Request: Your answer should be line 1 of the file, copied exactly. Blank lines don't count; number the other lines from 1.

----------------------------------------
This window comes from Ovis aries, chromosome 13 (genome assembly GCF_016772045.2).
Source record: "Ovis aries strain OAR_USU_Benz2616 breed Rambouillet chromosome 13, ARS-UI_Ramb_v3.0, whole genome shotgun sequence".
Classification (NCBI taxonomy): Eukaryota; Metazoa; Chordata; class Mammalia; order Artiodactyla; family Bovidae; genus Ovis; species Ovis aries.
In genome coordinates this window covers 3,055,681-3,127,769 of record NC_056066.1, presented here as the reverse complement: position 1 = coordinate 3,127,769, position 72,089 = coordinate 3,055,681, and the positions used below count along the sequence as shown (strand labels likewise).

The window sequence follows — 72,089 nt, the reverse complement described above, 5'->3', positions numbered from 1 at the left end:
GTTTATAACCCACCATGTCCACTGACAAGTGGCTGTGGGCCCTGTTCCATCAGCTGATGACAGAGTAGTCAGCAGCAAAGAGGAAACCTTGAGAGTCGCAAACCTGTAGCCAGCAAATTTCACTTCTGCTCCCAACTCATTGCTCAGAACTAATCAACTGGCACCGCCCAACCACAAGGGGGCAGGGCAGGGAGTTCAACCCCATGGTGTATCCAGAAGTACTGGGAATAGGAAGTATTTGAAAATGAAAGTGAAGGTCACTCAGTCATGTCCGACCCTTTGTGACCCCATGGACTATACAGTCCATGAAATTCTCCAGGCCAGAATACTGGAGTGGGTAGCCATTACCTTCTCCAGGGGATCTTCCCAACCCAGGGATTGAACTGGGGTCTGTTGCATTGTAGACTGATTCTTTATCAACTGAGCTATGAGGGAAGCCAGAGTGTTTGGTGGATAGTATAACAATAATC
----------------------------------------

This window comes from Ovis aries, chromosome 13 (genome assembly GCF_016772045.2).